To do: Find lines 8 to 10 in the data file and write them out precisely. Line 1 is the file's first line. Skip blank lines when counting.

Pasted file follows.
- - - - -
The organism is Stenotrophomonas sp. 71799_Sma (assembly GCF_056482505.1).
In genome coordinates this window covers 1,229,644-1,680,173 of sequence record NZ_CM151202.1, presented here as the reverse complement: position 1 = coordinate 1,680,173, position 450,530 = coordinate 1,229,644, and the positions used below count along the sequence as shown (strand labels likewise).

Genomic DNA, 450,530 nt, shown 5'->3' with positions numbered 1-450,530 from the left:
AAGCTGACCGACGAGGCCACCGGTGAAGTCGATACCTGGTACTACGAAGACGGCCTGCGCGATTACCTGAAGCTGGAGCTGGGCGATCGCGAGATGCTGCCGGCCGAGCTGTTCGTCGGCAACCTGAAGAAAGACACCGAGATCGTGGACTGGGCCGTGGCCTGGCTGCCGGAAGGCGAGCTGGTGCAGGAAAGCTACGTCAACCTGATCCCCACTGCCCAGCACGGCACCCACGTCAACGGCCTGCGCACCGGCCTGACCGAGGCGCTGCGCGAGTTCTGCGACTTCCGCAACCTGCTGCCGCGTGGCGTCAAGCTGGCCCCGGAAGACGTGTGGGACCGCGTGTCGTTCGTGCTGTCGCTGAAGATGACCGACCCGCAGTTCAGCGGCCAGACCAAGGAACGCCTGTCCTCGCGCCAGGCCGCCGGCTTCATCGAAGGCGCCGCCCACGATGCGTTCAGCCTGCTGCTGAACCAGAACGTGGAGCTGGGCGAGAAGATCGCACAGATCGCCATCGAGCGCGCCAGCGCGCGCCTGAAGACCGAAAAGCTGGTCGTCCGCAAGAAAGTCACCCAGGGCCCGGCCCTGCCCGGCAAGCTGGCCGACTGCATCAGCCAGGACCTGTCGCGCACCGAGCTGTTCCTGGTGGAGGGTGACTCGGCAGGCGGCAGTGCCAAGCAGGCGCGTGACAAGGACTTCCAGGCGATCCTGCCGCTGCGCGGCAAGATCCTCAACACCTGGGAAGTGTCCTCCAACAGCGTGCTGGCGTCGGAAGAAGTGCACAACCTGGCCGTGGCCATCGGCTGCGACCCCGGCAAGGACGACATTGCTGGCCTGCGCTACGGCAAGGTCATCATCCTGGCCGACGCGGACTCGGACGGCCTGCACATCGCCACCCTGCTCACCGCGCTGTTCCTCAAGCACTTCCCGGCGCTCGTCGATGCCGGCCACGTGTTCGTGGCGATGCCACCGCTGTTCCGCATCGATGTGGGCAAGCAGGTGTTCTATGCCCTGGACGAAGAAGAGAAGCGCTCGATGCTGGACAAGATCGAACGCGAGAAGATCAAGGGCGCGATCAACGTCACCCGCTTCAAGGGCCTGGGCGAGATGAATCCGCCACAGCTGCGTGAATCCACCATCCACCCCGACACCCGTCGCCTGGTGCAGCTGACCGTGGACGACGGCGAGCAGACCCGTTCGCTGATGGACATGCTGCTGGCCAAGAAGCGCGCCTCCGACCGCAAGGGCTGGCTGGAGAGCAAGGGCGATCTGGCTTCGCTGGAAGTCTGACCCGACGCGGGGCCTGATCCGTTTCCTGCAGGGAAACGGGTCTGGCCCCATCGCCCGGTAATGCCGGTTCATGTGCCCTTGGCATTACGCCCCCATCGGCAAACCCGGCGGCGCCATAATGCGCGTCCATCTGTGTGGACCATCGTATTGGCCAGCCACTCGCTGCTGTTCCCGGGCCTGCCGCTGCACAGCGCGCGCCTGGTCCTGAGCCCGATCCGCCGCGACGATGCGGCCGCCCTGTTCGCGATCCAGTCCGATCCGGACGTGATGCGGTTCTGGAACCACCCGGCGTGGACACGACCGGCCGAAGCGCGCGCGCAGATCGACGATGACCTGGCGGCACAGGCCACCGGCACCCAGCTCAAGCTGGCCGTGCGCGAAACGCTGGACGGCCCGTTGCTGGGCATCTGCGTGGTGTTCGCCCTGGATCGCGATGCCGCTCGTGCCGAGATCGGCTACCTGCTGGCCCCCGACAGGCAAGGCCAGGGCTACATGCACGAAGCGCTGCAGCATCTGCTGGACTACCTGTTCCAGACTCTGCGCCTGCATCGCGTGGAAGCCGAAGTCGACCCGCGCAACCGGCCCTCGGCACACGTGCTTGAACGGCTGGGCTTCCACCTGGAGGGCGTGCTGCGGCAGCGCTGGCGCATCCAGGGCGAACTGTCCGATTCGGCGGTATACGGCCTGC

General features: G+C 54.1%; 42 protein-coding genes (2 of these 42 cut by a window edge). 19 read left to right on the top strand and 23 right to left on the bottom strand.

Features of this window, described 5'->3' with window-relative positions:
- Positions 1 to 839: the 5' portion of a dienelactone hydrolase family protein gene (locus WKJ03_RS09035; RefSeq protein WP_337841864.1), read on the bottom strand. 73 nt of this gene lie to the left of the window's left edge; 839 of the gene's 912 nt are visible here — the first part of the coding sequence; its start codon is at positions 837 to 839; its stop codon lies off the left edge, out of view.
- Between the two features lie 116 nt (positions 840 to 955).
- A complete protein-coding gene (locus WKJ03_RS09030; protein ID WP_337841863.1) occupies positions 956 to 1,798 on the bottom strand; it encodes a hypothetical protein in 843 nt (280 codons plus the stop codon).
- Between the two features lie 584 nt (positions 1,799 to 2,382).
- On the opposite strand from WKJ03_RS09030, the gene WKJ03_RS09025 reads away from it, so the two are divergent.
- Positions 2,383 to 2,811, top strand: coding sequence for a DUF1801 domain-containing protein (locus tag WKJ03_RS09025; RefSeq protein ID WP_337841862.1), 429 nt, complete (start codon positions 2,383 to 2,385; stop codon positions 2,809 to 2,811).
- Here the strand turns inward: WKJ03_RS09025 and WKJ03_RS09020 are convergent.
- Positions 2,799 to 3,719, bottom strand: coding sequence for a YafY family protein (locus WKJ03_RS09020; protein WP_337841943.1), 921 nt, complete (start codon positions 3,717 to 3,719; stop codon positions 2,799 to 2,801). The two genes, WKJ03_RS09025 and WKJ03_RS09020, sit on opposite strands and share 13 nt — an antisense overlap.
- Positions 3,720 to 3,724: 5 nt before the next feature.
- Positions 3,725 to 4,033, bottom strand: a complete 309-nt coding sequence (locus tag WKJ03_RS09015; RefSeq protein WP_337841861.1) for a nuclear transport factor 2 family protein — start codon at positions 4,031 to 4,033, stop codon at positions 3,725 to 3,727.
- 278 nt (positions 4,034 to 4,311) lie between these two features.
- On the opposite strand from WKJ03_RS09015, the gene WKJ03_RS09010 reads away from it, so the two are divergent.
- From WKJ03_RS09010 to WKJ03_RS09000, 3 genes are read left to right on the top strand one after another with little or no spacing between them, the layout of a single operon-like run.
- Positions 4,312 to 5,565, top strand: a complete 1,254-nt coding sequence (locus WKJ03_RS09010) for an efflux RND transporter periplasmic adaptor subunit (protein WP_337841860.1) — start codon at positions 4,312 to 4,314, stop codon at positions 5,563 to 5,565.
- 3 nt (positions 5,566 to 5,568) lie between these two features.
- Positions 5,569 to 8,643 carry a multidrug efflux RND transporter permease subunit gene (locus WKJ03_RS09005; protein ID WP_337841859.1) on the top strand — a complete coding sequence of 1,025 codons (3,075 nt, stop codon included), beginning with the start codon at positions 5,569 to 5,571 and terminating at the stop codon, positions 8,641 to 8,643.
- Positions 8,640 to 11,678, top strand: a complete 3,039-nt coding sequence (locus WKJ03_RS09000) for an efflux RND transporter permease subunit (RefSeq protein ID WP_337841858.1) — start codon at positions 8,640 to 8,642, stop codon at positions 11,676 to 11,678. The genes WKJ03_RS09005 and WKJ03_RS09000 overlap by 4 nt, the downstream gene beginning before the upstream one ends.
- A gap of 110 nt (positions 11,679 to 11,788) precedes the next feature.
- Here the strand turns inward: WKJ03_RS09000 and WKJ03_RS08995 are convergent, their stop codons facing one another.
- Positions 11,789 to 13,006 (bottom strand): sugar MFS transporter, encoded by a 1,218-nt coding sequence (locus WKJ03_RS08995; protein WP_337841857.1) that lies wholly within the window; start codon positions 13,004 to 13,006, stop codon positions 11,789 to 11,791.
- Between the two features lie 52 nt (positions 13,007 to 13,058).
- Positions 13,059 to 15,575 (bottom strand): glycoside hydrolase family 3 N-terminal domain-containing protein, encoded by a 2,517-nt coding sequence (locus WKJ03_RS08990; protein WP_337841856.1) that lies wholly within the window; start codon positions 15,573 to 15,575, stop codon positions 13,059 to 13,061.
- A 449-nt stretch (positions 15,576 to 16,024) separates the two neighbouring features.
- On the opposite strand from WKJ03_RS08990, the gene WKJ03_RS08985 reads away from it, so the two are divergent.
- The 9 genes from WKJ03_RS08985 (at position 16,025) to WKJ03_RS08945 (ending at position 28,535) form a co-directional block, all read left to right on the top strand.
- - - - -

- Between the two features lie 116 nt (positions 840 to 955).
- A complete protein-coding gene (locus WKJ03_RS09030; protein ID WP_337841863.1) occupies positions 956 to 1,798 on the bottom strand; it encodes a hypothetical protein in 843 nt (280 codons plus the stop codon).
- Between the two features lie 584 nt (positions 1,799 to 2,382).